Test pilots call it "expanding the envelope," and it means flying a new aircraft at varying speeds and conditions to ensure it's safe to do so. That blazes a trail for other pilots to follow. In the same way, Defense Secretary Robert Gates is expanding the envelope for military accountability.
There have been so many heads lopped off at the Pentagon since Gates took over in 2006 it's almost as if he has launched a second French Revolution. First to go in early 2007 were a handful of senior Army brass following the revelations of poor conditions for wounded troops at the Walter Reed Army Medical Center, the Army's flagship hospital. Then, in 2008, he canned the Air Force's top two leaders one civilian and one military over their sloppy handling of nuclear missiles and other atomic gear.
But Gates really demonstrated his seriousness earlier this month when he cashiered a Marine two-star general who had been running the Pentagon's F-35 Joint Strike Fighter program, the most expensive weapons system in history, for failing to meet cost and performance goals. Senior officers fumble multibillion programs fairly often, but rarely are they publicly rebuked never mind fired for such snafus. "Fundamentally reforming acquisitions, above all, calls on us to foster a culture and practice of accountability accountability with regard to industry and within the walls of this building as well," Gates said at the Pentagon.
Gates' emphasis on accountability seems to be seeping throughout the U.S. military. While hard numbers are difficult to come by, there's a growing sense and mounting anecdotal evidence that missteps once overlooked are now grounds for disciplinary action.
The Navy has been on a real tear, relieving more than a commanding officer a month for the past year, the highest toll since 2003. Some aren't close calls findings of fraternization and "cruelty and maltreatment" among them but others are less clear. In two cases in December, ship commanders were relieved not for transgressions but for tolerating transgressions by subordinates.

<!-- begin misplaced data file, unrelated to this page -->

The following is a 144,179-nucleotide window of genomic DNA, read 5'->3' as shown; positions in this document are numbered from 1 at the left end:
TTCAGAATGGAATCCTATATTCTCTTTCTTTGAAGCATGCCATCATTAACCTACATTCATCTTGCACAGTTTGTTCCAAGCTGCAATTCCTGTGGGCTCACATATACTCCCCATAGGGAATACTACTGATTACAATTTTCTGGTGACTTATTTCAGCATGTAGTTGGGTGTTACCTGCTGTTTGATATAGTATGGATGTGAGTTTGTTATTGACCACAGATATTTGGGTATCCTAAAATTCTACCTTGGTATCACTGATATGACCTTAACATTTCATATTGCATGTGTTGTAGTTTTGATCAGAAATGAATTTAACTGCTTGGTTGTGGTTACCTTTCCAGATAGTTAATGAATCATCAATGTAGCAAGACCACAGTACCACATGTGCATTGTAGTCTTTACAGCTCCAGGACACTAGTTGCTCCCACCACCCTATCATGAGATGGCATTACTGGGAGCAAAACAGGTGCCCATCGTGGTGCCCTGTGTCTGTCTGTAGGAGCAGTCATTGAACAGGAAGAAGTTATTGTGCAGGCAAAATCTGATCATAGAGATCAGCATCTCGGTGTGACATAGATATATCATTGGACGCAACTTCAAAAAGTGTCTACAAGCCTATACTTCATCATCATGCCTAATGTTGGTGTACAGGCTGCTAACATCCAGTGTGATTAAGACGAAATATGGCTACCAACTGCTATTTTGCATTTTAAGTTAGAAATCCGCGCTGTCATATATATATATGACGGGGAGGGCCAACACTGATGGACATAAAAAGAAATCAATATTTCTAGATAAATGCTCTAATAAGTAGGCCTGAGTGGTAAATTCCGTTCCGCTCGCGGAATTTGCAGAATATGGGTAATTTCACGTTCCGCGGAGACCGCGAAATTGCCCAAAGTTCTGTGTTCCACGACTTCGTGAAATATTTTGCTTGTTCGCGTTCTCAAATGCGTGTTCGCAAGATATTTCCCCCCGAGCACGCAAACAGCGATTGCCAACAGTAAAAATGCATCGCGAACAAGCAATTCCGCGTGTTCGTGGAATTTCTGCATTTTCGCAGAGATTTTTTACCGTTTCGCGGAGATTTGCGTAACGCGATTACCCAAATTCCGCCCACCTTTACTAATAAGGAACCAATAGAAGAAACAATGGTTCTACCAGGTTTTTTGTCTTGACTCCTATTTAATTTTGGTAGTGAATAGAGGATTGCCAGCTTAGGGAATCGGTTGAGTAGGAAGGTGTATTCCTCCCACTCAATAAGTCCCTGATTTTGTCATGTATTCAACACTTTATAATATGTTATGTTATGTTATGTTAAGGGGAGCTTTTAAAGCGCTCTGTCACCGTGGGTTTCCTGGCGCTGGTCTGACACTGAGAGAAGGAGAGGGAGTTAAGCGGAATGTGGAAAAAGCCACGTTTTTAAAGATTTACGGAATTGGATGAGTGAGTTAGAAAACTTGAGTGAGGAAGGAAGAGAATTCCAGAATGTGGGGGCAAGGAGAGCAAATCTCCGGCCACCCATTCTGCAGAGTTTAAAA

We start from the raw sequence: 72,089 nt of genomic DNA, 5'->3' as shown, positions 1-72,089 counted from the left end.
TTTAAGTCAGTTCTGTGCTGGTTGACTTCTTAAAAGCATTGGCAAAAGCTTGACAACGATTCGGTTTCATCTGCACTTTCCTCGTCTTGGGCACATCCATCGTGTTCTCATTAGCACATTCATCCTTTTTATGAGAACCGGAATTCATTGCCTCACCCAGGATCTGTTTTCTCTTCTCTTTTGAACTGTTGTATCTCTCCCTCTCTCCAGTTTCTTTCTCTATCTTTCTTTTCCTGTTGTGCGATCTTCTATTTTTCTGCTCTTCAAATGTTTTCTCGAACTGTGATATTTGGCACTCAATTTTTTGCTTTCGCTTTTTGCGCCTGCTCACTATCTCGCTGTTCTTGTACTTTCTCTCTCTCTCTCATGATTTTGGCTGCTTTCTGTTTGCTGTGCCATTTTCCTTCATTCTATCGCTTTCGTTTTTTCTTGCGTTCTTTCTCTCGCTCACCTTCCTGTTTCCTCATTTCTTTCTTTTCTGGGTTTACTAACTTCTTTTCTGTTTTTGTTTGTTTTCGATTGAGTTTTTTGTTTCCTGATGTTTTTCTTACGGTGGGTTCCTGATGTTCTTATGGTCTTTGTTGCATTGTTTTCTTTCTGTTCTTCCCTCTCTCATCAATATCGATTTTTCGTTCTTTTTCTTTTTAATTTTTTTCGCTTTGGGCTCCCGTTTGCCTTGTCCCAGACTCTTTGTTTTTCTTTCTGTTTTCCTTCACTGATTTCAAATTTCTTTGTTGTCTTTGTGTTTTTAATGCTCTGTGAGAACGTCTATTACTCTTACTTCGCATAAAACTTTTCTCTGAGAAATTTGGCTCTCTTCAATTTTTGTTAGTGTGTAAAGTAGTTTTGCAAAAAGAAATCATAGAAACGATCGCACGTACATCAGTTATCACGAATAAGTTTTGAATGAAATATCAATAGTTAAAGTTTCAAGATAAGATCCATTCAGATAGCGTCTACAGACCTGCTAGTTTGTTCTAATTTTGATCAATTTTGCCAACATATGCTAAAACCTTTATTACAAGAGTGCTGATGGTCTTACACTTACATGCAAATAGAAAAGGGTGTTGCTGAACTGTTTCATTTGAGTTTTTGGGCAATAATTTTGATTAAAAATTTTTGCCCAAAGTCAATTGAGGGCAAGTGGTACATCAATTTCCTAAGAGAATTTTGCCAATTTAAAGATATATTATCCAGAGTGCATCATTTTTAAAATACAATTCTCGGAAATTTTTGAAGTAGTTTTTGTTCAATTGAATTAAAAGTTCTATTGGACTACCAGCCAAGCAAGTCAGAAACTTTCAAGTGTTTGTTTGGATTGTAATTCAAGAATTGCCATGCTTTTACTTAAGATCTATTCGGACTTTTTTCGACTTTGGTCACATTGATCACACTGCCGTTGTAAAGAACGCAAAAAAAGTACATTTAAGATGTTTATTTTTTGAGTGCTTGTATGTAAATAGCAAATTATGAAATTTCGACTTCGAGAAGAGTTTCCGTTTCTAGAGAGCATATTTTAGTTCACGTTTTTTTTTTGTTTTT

"The responsibility of the commanding officer for his or her command is absolute," Admiral John Harvey, chief of the U.S. Fleet Forces Command, said after the ouster of one of those two skippers on whose vessel fraternization was rampant (fraternization is a too-familiar relationship, often involving sex, between personnel of differing ranks). "It is our tradition that with responsibility goes authority, and with them both goes accountability," Harvey said in a public statement accompanying the punishment. Military officers talk like this all the time, but in recent years their actions have tended not to match their language.
This cultural shift is even occurring where it has recently been used most sparingly: on the battlefield. That started last year, when Gates removed Army General Dave McKiernan from command of U.S. forces in Afghanistan, ending his career. Since then, several lower-ranking Army officers have received letters of reprimand a potential career ender for commanding U.S. troops caught and killed in ambushes in Afghanistan.
But it's not only happening on the battlefield. Last month, Army Secretary John McHugh ordered an "accountability review" to determine if Army officers flubbed their supervision of alleged Fort Hood killer Major Nidal Hasan by ignoring warning signs of his growing Islamic radicalization. The Wall Street Journal reported Thursday that the Army plans to discipline at least six officers for their negligence in the case in coming days.
That's the envelope-expansion effect, where following the trail cleared by Gates subordinates know they too can be resolute. "These kinds of things do have a cumulative effect," says Eugene Fidell, president of the National Institute of Military Justice. "You get the sense that Secretary Gates has his hand on the tiller." When the boss makes clear what he expects and shows there are penalties for falling short even a bureaucracy as massive as the U.S. military can respond.